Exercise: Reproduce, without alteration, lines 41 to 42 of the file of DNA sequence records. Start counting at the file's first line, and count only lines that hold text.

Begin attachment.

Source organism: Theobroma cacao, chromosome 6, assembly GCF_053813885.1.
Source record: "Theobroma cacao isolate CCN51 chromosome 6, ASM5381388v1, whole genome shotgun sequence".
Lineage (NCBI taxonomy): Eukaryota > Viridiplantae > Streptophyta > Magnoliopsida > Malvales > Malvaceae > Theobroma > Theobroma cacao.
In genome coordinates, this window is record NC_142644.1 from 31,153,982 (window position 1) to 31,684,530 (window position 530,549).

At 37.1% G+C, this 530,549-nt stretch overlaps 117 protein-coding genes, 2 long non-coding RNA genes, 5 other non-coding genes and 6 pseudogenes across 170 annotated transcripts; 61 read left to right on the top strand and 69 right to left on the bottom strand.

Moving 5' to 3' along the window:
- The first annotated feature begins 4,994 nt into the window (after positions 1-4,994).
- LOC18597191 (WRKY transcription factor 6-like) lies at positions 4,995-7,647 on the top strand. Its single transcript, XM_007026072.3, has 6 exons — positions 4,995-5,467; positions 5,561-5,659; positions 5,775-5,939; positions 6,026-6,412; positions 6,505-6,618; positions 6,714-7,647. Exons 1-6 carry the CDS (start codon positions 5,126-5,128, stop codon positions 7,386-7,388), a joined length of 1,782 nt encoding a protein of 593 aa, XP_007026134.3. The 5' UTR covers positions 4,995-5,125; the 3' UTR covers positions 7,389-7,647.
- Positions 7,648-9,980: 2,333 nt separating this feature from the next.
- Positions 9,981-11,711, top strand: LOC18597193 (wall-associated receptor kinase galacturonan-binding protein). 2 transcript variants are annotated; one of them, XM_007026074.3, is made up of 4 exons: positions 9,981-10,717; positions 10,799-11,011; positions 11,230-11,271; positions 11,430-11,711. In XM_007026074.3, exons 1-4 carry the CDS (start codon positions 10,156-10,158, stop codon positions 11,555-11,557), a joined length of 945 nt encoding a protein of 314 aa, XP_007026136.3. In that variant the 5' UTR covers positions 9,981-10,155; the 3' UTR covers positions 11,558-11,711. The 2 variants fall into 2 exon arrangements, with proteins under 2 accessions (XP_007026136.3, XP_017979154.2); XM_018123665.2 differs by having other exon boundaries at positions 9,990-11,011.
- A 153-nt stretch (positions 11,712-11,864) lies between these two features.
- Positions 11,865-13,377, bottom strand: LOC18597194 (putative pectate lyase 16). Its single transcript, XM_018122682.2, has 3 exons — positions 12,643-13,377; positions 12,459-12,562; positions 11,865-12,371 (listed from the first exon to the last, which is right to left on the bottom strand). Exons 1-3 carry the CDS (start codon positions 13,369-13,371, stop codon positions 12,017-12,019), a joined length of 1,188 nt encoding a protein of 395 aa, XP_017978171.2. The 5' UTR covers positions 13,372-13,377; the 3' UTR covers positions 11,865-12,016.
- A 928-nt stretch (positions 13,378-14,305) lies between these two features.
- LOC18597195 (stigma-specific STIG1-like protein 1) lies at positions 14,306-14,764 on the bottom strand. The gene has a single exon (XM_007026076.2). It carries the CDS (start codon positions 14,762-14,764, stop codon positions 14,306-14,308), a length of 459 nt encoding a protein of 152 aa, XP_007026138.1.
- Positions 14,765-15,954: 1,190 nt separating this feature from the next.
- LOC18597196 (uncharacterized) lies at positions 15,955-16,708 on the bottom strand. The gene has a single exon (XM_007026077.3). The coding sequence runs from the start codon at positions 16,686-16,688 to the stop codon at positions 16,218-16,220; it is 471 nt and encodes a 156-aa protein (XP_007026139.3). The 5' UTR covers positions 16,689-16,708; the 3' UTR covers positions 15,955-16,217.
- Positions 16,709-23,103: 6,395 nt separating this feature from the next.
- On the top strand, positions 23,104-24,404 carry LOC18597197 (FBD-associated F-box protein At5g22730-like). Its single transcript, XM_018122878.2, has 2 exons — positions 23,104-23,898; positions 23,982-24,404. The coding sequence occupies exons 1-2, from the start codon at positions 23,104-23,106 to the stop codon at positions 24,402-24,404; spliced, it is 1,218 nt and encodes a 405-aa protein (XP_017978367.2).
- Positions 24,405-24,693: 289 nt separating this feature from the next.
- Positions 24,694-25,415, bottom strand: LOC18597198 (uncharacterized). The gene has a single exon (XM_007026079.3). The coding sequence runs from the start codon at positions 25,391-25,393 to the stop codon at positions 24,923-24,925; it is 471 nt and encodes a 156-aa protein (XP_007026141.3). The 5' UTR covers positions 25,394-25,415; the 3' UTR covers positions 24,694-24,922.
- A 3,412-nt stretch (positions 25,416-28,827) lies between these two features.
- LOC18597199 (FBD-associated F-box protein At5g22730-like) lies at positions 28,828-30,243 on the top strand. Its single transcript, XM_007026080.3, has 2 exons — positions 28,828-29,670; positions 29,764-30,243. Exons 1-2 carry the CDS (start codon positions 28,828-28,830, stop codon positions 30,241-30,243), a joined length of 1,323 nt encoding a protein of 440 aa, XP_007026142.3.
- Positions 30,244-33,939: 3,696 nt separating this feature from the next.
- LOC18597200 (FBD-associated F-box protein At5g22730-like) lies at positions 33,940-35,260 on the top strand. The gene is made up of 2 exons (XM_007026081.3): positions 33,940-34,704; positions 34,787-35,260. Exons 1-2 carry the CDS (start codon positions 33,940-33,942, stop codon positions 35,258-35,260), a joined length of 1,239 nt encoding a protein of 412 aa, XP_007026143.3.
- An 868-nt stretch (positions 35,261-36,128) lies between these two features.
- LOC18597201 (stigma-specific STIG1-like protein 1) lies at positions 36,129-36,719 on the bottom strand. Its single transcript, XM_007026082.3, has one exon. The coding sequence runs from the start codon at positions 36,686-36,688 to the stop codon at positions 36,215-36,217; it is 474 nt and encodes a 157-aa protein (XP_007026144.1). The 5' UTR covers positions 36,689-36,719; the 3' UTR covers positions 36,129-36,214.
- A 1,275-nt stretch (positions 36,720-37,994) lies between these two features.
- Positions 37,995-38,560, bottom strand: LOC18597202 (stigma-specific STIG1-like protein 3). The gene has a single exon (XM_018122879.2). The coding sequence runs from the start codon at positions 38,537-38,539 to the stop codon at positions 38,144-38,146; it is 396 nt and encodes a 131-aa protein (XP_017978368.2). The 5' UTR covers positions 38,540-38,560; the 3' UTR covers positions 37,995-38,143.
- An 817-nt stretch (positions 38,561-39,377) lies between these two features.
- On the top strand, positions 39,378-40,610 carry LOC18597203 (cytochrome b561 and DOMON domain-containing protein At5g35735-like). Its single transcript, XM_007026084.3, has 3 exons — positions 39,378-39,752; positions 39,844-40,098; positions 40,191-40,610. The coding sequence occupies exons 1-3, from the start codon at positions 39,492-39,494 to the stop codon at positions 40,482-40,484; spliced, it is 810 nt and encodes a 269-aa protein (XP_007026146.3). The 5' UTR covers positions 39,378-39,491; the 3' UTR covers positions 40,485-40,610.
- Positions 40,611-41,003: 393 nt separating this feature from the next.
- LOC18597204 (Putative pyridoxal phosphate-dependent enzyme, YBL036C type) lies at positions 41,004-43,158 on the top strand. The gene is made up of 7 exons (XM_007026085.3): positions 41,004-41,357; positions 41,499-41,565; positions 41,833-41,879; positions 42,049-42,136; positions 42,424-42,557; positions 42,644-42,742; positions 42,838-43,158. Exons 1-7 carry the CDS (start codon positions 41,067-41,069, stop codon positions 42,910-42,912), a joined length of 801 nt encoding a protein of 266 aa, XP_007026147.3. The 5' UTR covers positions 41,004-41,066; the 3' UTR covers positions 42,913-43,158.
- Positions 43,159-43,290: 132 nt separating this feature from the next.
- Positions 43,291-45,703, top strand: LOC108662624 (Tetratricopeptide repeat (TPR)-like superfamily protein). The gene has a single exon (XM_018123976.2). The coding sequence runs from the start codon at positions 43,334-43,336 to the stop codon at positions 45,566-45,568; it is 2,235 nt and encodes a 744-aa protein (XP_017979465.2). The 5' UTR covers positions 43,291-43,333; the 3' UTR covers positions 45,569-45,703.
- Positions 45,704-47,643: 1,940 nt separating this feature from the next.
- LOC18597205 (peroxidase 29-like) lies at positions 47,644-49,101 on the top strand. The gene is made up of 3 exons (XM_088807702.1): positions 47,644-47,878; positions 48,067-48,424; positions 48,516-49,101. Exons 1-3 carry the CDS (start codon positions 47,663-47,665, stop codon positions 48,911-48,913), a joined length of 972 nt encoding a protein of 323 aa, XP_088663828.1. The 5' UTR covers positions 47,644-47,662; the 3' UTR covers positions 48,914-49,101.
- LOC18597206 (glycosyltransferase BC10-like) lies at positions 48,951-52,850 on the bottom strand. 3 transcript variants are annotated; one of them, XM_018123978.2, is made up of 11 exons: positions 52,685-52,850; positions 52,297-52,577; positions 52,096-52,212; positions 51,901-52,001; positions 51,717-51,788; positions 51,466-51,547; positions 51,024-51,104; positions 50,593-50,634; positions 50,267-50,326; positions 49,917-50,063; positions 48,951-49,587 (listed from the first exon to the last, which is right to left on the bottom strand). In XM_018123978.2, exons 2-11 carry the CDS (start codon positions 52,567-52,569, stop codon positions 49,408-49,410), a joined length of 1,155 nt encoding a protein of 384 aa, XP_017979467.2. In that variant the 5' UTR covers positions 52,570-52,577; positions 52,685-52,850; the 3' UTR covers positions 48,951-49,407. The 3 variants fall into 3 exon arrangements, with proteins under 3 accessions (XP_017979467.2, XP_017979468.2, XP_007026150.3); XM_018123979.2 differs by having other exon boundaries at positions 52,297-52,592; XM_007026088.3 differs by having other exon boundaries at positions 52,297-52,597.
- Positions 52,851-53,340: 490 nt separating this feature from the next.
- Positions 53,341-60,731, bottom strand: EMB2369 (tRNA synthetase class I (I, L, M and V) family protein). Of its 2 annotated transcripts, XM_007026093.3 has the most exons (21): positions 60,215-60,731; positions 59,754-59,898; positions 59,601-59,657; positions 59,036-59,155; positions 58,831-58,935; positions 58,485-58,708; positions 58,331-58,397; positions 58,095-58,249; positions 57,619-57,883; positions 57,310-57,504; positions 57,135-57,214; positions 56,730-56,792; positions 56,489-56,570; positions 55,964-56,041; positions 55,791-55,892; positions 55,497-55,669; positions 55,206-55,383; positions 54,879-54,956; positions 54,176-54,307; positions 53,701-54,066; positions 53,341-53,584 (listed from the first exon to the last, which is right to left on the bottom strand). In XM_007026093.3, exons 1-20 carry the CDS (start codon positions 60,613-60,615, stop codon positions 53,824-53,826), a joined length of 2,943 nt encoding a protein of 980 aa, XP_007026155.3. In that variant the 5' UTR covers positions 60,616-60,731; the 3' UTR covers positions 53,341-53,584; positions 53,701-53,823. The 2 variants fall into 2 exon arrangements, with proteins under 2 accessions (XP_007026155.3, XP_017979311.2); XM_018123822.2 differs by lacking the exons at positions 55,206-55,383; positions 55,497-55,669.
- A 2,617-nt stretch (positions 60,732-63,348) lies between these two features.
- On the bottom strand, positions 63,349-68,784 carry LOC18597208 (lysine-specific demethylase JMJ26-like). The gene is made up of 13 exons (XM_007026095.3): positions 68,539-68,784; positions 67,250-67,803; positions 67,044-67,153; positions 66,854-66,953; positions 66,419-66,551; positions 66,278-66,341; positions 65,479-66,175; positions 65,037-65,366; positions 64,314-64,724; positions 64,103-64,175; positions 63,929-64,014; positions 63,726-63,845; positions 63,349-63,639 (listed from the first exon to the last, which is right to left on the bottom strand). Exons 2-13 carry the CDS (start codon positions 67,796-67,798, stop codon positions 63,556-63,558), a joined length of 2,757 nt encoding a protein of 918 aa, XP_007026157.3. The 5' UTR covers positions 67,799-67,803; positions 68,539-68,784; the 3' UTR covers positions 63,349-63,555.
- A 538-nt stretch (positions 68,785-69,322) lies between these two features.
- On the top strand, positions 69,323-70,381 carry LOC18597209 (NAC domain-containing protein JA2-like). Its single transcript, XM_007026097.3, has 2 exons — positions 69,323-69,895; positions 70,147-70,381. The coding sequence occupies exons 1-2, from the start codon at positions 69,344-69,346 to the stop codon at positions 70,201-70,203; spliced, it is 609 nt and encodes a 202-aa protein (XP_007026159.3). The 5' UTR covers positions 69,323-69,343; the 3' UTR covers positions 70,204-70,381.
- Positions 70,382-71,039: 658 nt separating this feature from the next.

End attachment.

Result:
- On the bottom strand, positions 63,349-68,784 carry LOC18597208 (lysine-specific demethylase JMJ26-like). The gene is made up of 13 exons (XM_007026095.3): positions 68,539-68,784; positions 67,250-67,803; positions 67,044-67,153; positions 66,854-66,953; positions 66,419-66,551; positions 66,278-66,341; positions 65,479-66,175; positions 65,037-65,366; positions 64,314-64,724; positions 64,103-64,175; positions 63,929-64,014; positions 63,726-63,845; positions 63,349-63,639 (listed from the first exon to the last, which is right to left on the bottom strand). Exons 2-13 carry the CDS (start codon positions 67,796-67,798, stop codon positions 63,556-63,558), a joined length of 2,757 nt encoding a protein of 918 aa, XP_007026157.3. The 5' UTR covers positions 67,799-67,803; positions 68,539-68,784; the 3' UTR covers positions 63,349-63,555.
- A 538-nt stretch (positions 68,785-69,322) lies between these two features.